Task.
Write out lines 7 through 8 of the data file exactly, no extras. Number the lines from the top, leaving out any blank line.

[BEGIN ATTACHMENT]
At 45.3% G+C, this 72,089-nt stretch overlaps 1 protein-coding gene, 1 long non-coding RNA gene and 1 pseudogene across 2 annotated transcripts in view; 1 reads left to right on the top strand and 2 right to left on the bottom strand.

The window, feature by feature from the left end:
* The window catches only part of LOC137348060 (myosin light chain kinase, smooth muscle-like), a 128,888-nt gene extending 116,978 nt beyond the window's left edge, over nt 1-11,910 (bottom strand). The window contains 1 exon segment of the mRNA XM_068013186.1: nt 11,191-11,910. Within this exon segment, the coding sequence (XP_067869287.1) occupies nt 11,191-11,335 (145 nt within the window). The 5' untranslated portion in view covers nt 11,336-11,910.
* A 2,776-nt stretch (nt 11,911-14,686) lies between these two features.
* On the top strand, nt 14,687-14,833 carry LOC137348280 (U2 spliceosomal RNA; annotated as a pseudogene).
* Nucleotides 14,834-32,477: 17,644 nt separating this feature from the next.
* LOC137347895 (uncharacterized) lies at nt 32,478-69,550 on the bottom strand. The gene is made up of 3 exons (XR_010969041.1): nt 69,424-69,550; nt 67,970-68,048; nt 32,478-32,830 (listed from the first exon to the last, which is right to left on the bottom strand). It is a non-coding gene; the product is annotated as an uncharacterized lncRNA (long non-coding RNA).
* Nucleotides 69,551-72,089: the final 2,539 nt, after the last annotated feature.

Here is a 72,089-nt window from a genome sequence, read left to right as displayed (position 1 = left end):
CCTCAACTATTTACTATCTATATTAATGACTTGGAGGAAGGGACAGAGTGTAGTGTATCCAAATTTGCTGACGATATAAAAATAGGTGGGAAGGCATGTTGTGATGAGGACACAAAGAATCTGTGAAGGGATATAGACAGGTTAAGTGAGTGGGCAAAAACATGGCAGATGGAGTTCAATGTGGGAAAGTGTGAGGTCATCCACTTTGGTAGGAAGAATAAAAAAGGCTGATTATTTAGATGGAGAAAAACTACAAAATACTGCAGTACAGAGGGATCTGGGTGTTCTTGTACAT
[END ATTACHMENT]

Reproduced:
* LOC137347895 (uncharacterized) lies at nt 32,478-69,550 on the bottom strand. The gene is made up of 3 exons (XR_010969041.1): nt 69,424-69,550; nt 67,970-68,048; nt 32,478-32,830 (listed from the first exon to the last, which is right to left on the bottom strand). It is a non-coding gene; the product is annotated as an uncharacterized lncRNA (long non-coding RNA).
* Nucleotides 69,551-72,089: the final 2,539 nt, after the last annotated feature.